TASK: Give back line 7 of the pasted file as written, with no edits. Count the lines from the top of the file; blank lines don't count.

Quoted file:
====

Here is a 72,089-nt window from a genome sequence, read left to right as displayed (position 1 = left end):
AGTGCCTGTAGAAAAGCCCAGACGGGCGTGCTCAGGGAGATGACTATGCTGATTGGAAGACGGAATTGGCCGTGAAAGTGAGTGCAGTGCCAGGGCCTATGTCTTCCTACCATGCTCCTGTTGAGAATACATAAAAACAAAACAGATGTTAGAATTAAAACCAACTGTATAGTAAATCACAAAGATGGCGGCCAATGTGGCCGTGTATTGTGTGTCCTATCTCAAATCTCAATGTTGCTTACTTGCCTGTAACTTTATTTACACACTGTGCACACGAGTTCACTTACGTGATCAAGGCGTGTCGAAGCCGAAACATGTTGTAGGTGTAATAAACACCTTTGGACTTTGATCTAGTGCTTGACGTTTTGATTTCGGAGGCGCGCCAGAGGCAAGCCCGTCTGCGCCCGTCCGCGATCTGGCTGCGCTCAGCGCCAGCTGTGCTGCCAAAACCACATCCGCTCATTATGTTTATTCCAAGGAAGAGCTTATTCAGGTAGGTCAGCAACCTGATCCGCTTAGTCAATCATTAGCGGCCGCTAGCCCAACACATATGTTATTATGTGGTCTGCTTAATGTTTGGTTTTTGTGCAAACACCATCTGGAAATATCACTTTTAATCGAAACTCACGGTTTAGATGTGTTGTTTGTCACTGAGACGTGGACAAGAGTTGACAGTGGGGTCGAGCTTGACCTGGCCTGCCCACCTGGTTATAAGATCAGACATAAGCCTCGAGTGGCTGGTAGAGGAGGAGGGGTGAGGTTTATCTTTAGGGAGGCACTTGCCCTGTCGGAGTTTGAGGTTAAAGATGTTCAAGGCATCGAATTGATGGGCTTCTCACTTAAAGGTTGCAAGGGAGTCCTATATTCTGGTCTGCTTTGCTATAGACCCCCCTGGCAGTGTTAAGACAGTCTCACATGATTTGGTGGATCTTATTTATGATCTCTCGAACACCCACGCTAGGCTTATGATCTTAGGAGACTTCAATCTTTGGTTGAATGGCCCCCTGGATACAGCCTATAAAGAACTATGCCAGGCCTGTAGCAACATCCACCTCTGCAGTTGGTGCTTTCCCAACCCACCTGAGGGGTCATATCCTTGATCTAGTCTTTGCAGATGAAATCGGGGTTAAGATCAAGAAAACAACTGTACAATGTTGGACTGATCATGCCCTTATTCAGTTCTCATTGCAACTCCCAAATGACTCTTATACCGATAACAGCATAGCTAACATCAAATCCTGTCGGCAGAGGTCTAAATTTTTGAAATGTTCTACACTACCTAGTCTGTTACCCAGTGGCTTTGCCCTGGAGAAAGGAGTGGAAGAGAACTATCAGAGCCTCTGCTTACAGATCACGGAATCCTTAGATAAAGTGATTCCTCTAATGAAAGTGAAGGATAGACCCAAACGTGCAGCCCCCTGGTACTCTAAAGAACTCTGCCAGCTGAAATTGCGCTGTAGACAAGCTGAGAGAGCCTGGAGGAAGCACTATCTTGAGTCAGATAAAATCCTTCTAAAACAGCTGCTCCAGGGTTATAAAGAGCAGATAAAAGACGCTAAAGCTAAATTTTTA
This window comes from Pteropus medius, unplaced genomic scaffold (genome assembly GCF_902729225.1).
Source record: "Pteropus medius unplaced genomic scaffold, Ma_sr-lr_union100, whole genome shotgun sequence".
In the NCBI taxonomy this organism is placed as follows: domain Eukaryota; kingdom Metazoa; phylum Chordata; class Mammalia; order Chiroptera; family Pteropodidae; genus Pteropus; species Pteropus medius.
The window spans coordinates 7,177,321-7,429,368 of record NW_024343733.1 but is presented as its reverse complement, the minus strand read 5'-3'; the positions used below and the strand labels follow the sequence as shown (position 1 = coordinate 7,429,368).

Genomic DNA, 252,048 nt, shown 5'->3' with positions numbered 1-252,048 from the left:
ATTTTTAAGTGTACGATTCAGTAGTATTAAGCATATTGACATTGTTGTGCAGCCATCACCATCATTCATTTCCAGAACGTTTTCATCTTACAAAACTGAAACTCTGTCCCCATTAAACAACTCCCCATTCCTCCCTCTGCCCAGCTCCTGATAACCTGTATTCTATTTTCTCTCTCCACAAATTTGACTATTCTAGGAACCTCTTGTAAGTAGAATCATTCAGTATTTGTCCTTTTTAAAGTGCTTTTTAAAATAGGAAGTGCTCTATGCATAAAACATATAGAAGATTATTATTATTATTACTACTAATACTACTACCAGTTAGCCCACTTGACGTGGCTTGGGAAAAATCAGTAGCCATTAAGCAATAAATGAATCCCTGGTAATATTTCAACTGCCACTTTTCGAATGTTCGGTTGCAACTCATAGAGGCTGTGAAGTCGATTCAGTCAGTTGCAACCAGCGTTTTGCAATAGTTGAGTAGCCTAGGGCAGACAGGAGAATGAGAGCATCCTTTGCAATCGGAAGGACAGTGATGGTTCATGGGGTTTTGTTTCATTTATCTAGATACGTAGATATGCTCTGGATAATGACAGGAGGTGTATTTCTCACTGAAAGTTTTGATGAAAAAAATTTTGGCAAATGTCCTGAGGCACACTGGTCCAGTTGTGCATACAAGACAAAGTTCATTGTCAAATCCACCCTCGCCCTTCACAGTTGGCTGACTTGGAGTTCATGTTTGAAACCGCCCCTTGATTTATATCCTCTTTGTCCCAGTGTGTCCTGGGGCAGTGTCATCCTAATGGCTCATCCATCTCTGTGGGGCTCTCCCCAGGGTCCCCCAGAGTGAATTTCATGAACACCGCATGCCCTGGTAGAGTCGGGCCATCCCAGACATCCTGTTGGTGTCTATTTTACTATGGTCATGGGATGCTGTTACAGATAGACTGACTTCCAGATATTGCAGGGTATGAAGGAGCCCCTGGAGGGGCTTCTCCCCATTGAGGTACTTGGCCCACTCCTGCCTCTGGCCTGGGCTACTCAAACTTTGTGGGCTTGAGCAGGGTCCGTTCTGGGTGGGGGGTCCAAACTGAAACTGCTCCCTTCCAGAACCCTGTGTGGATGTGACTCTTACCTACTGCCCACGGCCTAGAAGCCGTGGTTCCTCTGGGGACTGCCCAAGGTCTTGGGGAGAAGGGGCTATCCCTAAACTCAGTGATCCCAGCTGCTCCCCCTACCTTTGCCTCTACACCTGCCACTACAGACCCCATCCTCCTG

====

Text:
Genomic DNA, 252,048 nt, shown 5'->3' with positions numbered 1-252,048 from the left: